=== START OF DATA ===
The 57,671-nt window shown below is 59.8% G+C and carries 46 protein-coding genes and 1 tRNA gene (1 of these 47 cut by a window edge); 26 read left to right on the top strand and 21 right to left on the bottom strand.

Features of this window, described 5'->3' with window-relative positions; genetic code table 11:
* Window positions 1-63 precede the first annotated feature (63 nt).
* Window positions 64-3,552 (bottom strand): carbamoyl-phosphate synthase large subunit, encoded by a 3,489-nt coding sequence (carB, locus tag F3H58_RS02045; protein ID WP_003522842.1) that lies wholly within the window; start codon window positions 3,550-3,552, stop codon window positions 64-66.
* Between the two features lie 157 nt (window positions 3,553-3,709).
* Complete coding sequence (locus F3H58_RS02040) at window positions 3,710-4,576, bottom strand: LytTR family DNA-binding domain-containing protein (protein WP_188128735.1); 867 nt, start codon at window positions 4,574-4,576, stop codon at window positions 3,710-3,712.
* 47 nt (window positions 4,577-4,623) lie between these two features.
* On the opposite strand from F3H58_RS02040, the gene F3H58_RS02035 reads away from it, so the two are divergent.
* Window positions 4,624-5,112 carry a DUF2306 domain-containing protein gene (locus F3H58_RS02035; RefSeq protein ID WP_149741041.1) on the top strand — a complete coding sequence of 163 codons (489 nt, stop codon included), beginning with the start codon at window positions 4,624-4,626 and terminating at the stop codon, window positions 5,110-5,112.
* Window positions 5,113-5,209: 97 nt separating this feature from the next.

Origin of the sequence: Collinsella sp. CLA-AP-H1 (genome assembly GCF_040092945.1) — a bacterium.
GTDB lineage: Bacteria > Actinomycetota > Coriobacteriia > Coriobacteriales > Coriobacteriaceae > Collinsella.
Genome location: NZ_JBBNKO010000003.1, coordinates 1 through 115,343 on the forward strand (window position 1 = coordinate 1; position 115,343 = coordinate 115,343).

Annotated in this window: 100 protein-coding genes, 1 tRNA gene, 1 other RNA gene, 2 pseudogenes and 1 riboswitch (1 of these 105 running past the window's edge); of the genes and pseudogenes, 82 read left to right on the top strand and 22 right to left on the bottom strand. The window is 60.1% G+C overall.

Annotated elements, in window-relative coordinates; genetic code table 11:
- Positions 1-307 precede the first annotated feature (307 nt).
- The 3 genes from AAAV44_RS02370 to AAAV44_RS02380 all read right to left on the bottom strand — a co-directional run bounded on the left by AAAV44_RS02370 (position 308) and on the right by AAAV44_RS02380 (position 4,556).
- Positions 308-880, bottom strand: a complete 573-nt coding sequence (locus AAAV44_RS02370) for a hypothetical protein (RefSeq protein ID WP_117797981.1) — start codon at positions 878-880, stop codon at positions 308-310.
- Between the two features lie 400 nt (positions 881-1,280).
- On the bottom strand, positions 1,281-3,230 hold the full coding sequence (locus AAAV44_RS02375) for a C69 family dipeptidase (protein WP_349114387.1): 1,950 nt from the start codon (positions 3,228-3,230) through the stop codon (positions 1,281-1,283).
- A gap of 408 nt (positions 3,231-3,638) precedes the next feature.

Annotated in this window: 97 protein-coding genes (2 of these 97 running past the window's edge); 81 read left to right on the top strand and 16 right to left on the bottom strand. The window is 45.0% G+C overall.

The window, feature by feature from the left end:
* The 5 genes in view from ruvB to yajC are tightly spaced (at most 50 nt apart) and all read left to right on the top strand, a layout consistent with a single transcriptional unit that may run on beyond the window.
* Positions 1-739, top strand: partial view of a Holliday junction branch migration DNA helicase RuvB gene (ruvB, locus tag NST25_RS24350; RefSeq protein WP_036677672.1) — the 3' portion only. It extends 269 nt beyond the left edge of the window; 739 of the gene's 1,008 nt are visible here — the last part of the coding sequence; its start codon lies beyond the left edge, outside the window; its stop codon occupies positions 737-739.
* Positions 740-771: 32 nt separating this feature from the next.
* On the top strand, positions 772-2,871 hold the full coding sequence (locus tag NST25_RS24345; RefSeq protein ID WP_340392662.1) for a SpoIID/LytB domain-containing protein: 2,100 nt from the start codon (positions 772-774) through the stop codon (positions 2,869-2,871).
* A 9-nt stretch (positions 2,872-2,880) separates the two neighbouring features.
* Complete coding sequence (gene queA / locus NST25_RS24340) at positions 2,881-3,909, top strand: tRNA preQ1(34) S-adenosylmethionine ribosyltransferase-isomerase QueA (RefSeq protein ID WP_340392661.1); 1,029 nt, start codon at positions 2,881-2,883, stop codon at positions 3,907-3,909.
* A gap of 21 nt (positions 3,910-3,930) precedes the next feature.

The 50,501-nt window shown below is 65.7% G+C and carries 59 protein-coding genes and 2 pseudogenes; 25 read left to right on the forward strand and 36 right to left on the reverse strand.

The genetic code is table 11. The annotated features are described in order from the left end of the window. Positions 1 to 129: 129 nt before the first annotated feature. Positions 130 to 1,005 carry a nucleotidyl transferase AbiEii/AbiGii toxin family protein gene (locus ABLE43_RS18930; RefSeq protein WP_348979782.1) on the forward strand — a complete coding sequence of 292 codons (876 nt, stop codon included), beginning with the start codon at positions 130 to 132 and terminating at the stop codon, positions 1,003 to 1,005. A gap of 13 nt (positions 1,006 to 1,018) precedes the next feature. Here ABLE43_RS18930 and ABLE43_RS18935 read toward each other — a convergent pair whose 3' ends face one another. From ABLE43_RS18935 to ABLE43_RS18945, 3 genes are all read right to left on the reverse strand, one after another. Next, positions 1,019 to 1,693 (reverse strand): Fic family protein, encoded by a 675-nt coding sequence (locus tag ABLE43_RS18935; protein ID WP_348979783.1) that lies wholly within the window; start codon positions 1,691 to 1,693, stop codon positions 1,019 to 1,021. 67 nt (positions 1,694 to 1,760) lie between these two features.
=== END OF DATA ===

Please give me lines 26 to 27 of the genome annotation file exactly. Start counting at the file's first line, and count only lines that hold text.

* Positions 740-771: 32 nt separating this feature from the next.
* On the top strand, positions 772-2,871 hold the full coding sequence (locus tag NST25_RS24345; RefSeq protein ID WP_340392662.1) for a SpoIID/LytB domain-containing protein: 2,100 nt from the start codon (positions 772-774) through the stop codon (positions 2,869-2,871).